Sunday, April 21, 2013

Brasserie Dupont Roundup Part Deux - Saison Dupont!

So, apparently, I dun goofed.

In my excitement to bring you the latest from the Brasserie Dupont release, I neglected to check the release information for any future brews coming our way.  My bad.  And, sure enough, the one brew I was most excited to see - the legendary Saison Dupont - was the last minute entrant in the race, having just filled out his racing card and paid their registration fee with seconds to spare.   Suffice to say, I was incredibly excited to see this brew on the shelves.  What's more, instead of those small 330CL bottles that the previous three were shipped in, the Saison comes our way in a handsome corked 750mL bottle - looking very much like a bottle of vintage wine.  

So consider this an addendum to the previous post and the true cap to the Dupont release.  While I can't say that the previous three brews hit the mark for me, this brew is the one that is truly memorable - it is absolutely one of the very best of the style.   Though I encourage you to give the whole Dupont lineup a try, the Saison is definitely the one that has Matt's Beer Den Guarantee* (guarantee void in Tennessee).

Trust me - this brew is awesome.

Beer: Saison Dupont
Brewery: Brasserie Dupont (Tourpes, Belgium)
Type: Saison/Farmhouse Ale
ABV: 6.5%

Before I get started, some sad news to report.  Last week, while organizing the substantial pile of dishes on my counter into a more manageable pile for washing, a Rube Goldberg chain of events led to an unspeakable tragedy - the shattering of my beloved, wonderful Duvel tulip glass.  After all the swearing and yelling, all I could do was mourn the passing of my favorite glass.  I've said this before, and I'll say it again - if I were to make a Desert Island Discs selection for the one glass I would take with me on my beer-related travels, the answer would be Duvel.  It is both aesthetically pleasing and structurally unique, one of the most recognizable glasses in all of beerdom.  Its wide bowl allows for the brew to be swirled and contemplated; the narrowing crown of the glass encourages the formation of a sturdy head, and the outward unfurling lip makes for some quality, spill free sipping.  Almost every style of beer can be served well in this glass, and they all look splendid.  For my purposes as well, the design of the glass has another benefit, as its relatively small "Duvel" label is both small and low enough so that it easily can be hidden when sampling other beers (I try not to show the glass's brand label unless the beer happens to be made by that brewery).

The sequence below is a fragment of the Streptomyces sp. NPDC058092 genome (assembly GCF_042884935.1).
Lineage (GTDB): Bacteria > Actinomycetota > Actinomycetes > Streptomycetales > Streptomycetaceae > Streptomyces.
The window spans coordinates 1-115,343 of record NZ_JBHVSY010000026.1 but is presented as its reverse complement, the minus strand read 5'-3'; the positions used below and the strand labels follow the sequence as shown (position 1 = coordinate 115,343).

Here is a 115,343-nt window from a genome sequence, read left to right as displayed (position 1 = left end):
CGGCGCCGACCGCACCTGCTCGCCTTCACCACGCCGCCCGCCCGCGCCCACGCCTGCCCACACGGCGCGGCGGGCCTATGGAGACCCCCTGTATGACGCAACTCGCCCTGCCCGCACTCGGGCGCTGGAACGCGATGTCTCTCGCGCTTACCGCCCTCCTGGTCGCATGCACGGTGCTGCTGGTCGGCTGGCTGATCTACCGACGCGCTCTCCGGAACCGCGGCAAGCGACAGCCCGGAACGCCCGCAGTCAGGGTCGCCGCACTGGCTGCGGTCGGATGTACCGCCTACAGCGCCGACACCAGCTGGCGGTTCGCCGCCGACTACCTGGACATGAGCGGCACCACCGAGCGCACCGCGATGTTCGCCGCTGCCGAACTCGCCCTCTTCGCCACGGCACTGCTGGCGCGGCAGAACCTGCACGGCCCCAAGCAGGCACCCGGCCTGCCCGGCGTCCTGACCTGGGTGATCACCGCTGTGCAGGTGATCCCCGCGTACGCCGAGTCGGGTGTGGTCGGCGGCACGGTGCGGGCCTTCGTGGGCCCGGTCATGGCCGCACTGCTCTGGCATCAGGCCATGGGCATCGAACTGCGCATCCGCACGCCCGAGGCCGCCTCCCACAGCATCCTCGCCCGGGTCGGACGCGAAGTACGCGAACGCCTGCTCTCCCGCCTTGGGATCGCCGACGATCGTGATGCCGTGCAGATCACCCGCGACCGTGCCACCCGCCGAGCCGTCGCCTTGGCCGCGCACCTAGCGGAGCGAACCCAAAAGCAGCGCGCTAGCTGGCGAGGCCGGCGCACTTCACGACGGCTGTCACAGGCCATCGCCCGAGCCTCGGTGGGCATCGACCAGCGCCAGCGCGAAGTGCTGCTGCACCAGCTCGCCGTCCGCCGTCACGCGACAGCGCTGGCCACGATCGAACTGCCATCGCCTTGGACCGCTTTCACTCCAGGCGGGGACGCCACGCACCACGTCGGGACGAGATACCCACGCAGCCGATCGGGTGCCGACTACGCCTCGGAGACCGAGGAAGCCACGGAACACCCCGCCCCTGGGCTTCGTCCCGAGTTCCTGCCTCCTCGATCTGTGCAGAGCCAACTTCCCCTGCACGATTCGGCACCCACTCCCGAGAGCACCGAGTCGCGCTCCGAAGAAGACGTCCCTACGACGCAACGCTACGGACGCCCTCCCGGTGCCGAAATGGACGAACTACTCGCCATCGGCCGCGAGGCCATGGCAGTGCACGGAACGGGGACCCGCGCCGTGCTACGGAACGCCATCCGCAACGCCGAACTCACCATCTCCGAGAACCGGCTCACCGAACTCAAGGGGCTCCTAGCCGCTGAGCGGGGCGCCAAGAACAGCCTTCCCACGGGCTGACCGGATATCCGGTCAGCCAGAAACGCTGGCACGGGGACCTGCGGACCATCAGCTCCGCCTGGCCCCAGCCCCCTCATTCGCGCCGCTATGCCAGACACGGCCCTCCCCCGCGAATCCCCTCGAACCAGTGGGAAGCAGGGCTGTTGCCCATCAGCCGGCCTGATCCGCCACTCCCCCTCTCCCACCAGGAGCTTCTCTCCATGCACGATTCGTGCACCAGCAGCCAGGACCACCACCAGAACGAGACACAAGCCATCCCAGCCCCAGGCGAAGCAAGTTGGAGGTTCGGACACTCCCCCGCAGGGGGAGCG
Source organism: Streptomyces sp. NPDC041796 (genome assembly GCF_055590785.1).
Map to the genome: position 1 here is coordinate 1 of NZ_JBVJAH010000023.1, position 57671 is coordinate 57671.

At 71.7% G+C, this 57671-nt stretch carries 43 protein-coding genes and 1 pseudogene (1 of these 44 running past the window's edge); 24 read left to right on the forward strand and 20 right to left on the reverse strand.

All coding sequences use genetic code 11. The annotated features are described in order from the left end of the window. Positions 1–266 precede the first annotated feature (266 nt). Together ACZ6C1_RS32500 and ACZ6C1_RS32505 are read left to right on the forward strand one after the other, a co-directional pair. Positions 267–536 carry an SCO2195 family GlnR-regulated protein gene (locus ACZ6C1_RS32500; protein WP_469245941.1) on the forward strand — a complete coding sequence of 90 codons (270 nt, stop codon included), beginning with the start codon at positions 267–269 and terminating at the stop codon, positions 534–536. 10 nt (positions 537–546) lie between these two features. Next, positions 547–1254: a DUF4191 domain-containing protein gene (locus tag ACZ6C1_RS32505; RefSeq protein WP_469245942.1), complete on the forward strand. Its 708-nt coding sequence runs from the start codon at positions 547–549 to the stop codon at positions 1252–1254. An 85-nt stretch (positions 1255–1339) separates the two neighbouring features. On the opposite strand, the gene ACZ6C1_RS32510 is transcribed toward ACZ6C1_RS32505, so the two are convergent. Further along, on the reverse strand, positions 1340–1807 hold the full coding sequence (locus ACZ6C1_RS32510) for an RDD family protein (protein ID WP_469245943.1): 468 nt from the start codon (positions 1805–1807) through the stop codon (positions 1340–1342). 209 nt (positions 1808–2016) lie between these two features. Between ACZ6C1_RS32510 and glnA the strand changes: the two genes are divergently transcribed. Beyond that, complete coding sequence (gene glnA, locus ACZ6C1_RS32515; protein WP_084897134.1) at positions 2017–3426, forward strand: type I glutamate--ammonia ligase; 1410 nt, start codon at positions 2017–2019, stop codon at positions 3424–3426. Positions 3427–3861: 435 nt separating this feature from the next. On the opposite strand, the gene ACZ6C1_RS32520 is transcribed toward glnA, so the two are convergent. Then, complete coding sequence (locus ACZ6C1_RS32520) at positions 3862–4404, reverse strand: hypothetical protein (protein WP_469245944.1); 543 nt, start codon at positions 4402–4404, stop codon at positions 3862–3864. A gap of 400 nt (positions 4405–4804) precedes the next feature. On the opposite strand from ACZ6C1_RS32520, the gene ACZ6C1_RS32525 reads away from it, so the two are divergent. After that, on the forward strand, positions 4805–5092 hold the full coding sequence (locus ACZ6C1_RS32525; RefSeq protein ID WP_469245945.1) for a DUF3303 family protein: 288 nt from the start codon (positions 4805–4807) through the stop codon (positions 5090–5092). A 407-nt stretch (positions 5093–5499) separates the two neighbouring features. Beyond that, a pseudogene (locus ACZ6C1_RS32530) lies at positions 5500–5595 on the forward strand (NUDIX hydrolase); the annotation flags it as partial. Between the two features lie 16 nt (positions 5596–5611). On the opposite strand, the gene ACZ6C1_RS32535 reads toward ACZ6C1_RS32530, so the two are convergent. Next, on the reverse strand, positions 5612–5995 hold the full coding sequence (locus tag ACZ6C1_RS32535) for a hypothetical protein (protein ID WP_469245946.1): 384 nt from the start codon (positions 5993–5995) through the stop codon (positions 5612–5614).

This glass has seen it all: Westvleteren 8 and 12, Ten Fidy, Orval, Peche Mortel, Oak Aged Yeti, and all the other fantastic brews of the past three years.  Sad as I was, my grief was mercifully short-lived, as fortune would have it that my friend was able to acquire me a shiny new Duvel glass, and I could not be more excited to have the old tulip back in the bar cupboard!   Cheers Brad!  And welcome, new Duvel glass - may you be ever filled with wonderful, delicious brews!

RIP Old Duvel Glass (2009-2013)...

On to the Saison, which is looking simply fantastic in the tulip glass.

Husky, grainy in colour - a hazy tawny golden brew, that sports a billowing head of about two inches that settles into a thick ring with a ton of lacing.  Pitch perfect.

Nose has definitely got that farmyard smell.  I know that probably sounds awful, but think of it more like strolling through the barley fields and glens of The Shire. Nice grain husk, lemon, herbs, a touch of sugar, and a muskiness that is quite enjoyable.  

This kind of brew has exactly the dryness and complexity that I like in a Belgian ale.  Not overly sweet, boozy or yeasty either.  Just a fantastic brew.  The citrus is so well done that it tastes like someone has squeezed a fresh lemon in the glass.  Grainy, husky background with herbs and spices.  Again, there's hardly a taste of yeast to be found.   I could drink this beer all summer long and not get tired of it.  

Carbonation is mild and enjoyable, and the beer is light and airy.  A pleasure to drink.

Simply put: there's a reason why Saison Dupont is considered one of the world's finest brews; as a saison, it is a true exemplar of the style.  Light, fresh, citrussy and funky, it's a great spring or summer brew.  And at about $7 bucks, it's not an expensive pickup.   Definitely check it out.  (Grade: A+)

Saturday, April 20, 2013

Brewery Roundup - Brasserie Dupont

For the first time in what has felt like ages, I went to the LCBO and returned with an actual haul.   As in, almost a box full of new beers.  There were almost more new beers for me to buy than I was quite willing to get, but I went ahead with it anyway.  Chock this one up to some pretty good timing on my part - the store I checked out had apparently got all of their Spring Release brews in one afternoon, and about an hour after they finished the display, I showed up.  Having a slate of new beers is a rare treat that usually only happens with a fortuitous trade or a trip across the border, so I'll certainly enjoy this one.